My uncle, a hardcore classical music fan, had tickets. As my luck would have it, his friend who had accompanied him for the earlier night, had fallen sick. I grabbed at the opportunity.
It was a wintry night (the concert generally happens in November or December) as my uncle and I rode his scooter to the venue. The music—as it always is at the Tansen Samaroh—was fantastic. If memory serves me right, that was the first time that I attended a live performance of Pandits Rajan and Sajan Mishra. Pandit Jasraj was supposed to provide the finale. But it was getting really cold and my uncle was also worried since he had an early morning meeting, plus we had at least an hour’s drive back. Reluctantly we got up and started walking towards the scooter. It seemed quite a few members of the audience had a similar idea for they were also leaving.
Unknown to us, Panditji had already taken the stage and as we were halfway to the scooter, the first taan of his Raga Lalit wafted through the air.
Wordlessly, my uncle and I stopped. I could see several other people doing the same. All of us turned around and started walking back to the venue. And this is the incredible part—though there must have been at least about 50-60 of us doing this, no one spoke a word; we were so enraptured with the music.
While there are many such memories, I will end this piece of nostalgia, with one that is closest to my heart, because it also involves my most favourite musician, Bharat Ratna Pandit Bhimsen Joshi. I actually have several great memories of Panditji’s concerts, but this one is special.
Before I proceed, a little aside. I am an atheist, have been one since I was ten or eleven. But every time I listen to Bhimsenji, I feel touched by what believers describe as divinity. You close your eyes and lose yourself in his music and feel the voice is coming from this deep cave, resonating all the way. If there is God, as most people tend to believe, I think he would sing like Pandit Bhimsen Joshi.
I was visiting my maternal uncle in Sangli. And with my luck, it happened to be the day Panditji was to perform. The concert was, understandably enough, completely sold out. But seeing my desperation, my uncle decided to help. Now Sangli was a small town and my uncle’s family was one of the prominent ones. He knew someone, who knew someone and before long he was speaking to one of the organisers, requesting him to somehow accommodate me. I was asked to report to the venue.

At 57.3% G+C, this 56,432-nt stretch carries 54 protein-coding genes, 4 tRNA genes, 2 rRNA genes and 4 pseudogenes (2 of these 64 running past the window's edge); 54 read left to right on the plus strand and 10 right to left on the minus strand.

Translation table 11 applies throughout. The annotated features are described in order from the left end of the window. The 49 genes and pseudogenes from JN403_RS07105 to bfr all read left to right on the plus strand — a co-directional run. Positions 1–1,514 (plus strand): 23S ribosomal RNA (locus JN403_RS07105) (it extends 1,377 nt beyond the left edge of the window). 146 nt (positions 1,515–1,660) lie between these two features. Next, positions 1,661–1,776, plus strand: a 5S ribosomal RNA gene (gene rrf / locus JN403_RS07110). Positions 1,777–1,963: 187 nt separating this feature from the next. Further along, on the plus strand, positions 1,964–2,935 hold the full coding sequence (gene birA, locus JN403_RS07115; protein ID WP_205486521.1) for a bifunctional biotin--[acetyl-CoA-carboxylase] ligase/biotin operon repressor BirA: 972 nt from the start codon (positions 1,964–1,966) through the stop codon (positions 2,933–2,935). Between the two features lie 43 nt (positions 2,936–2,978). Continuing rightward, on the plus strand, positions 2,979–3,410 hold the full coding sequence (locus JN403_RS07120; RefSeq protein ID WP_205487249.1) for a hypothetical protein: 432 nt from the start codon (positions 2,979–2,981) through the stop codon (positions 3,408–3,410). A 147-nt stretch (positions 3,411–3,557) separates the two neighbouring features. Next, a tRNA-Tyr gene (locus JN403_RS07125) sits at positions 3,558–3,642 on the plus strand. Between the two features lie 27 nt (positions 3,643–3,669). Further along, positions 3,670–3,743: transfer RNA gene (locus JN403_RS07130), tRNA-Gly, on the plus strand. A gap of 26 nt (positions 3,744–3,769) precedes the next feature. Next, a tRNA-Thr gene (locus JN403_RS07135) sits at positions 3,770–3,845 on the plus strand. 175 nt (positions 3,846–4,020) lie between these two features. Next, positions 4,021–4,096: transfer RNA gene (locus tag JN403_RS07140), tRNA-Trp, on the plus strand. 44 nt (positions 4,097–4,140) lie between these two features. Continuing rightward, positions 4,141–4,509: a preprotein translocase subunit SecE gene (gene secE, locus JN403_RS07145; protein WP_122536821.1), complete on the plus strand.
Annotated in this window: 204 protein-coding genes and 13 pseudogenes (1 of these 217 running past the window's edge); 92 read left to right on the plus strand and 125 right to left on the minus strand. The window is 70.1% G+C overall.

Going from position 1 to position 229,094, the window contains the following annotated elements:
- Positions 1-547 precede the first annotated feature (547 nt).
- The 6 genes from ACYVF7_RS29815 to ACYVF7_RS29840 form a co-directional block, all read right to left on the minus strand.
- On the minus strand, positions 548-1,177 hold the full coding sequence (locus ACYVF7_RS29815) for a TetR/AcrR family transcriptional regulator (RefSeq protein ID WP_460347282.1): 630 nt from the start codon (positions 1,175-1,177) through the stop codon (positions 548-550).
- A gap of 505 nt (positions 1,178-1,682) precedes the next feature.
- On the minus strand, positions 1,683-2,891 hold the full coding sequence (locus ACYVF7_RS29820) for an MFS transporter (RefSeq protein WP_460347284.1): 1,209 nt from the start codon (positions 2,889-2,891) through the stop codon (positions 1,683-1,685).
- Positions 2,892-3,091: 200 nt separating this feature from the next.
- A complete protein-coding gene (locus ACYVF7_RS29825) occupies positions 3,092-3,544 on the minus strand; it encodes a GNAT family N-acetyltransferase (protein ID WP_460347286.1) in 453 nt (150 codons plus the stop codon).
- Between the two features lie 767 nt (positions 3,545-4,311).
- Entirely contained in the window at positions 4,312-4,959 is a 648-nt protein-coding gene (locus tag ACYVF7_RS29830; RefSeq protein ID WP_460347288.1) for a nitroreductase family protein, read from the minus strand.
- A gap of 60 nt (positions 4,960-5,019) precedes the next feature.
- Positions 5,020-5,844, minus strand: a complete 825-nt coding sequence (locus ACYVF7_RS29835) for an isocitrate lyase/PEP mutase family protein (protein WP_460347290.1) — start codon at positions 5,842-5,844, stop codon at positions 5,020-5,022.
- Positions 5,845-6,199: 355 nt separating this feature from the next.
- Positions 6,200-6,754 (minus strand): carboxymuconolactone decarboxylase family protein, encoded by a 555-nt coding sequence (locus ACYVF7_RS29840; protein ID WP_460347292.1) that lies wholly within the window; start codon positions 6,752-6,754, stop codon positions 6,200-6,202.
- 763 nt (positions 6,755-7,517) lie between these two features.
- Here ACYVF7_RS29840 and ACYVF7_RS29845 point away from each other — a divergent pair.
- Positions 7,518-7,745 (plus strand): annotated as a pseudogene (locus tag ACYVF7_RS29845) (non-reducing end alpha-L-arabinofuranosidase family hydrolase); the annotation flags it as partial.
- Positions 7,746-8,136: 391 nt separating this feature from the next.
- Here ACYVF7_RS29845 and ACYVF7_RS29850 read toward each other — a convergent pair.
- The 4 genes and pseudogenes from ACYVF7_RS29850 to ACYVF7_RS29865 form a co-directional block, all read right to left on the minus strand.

I arrived early and realised I wasn’t the only one in this predicament. There were quite a few others. We waited, not knowing if lady luck would smile on us. Then one of the organisers came and took us through a back entrance; before we knew it, we were seated on the stage! Apparently the organisers had had a word with Panditji and he sportingly agreed to have us seated on the stage—provided, of course, none of us disturbed him.
So here I was, sitting on the stage, less than ten feet away from the God of music. I could have died of happiness. Of the hundreds of concerts I have attended, this is my favourite memory.
As the years passed and these giants of music passed away—Kumarji, Bhimsenji, Pandit Ravi Shankar, Ustad Vilyat Khan, Ustad Bismillah Khan, Pandit Nikhil Banerjee, Ustad Alla Rakha, Kishori Amonkar and even comparatively younger geniuses like Veena Sahasrabuddhe—my concert-hopping reduced considerably. Somehow the magic was gone.
Yet, thanks to technology, even today, if you happen to be near my place late at night, you will find strains of the music of one of these titans wafting out of my home.